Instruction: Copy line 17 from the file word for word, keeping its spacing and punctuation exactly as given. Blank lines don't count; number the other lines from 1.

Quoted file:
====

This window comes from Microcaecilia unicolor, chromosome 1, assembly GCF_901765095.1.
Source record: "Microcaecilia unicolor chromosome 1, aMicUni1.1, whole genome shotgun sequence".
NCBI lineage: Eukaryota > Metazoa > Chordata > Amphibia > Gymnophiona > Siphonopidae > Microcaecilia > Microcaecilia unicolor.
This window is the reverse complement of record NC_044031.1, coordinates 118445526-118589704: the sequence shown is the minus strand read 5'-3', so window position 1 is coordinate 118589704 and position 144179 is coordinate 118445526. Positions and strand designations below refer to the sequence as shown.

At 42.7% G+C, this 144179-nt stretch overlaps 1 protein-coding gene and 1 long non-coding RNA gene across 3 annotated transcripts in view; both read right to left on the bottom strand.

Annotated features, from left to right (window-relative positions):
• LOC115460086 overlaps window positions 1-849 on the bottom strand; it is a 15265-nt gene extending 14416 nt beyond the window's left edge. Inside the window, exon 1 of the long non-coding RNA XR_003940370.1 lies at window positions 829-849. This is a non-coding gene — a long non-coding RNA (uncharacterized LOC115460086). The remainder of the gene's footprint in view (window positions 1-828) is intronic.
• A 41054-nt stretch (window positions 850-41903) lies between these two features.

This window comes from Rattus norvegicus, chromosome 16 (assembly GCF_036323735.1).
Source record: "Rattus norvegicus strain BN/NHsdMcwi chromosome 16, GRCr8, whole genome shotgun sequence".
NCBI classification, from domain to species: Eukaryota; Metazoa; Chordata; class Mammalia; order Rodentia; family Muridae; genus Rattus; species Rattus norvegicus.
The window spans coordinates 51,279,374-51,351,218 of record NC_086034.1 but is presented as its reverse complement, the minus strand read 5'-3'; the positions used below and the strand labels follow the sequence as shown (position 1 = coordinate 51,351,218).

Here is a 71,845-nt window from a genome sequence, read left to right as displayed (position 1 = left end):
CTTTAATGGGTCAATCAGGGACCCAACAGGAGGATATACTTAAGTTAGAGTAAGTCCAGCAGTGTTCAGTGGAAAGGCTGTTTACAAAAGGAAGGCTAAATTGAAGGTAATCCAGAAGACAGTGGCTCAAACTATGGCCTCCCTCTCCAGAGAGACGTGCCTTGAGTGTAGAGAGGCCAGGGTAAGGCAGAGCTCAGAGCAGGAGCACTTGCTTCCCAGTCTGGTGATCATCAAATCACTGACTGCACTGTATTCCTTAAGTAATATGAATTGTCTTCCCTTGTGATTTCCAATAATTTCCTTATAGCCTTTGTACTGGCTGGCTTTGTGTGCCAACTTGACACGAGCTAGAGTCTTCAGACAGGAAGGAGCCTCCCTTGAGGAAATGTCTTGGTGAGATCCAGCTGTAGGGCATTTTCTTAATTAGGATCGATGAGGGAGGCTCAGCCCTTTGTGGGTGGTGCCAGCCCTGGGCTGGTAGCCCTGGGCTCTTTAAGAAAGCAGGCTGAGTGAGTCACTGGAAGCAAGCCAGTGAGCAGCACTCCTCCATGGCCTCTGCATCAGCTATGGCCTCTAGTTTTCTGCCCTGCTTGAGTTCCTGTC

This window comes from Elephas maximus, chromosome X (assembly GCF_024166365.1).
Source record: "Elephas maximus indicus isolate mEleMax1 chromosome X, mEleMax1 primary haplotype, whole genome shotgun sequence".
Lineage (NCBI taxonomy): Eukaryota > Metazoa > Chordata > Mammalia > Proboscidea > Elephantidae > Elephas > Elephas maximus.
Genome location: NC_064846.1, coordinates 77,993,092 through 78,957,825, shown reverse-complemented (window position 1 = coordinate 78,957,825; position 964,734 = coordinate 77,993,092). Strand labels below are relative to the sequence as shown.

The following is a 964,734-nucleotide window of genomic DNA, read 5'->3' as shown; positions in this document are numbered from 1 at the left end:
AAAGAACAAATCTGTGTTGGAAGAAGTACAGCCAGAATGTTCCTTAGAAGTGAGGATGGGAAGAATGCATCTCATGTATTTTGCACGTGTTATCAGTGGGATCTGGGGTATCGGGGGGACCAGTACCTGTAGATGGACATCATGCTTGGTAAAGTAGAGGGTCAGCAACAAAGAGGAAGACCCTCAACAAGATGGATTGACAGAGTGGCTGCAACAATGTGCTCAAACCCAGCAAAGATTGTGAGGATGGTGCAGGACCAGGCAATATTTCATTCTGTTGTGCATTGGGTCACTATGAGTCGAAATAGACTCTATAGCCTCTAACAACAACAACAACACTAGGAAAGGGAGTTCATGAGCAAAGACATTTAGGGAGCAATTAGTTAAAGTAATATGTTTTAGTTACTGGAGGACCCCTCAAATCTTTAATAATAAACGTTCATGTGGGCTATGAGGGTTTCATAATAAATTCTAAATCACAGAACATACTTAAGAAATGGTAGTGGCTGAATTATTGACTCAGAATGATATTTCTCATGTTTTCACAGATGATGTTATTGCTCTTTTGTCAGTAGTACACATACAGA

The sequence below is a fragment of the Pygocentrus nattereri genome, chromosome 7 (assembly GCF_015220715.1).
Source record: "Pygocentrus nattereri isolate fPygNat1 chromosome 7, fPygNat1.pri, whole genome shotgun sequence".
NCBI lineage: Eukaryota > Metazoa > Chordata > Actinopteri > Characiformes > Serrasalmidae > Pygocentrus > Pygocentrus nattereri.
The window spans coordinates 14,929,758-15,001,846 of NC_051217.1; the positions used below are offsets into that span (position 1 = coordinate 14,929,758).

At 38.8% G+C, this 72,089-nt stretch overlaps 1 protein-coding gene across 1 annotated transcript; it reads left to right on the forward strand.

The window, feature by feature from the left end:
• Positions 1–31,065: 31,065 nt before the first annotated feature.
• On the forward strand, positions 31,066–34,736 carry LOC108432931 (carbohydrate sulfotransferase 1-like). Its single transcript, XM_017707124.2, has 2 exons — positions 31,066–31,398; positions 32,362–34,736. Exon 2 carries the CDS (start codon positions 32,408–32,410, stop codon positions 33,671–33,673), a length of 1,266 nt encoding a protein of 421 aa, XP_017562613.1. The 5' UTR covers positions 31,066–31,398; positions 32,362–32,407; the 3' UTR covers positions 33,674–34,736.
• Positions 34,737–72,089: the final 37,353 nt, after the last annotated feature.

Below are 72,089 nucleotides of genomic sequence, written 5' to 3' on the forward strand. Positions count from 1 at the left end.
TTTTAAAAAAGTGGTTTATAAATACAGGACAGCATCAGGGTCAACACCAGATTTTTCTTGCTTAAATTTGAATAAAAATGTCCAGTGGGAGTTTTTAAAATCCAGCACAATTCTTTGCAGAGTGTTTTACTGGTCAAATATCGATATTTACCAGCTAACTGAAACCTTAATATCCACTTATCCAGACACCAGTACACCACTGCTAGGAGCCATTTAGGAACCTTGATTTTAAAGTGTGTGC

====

Lineage (NCBI taxonomy): Eukaryota > Metazoa > Chordata > Mammalia > Proboscidea > Elephantidae > Elephas > Elephas maximus.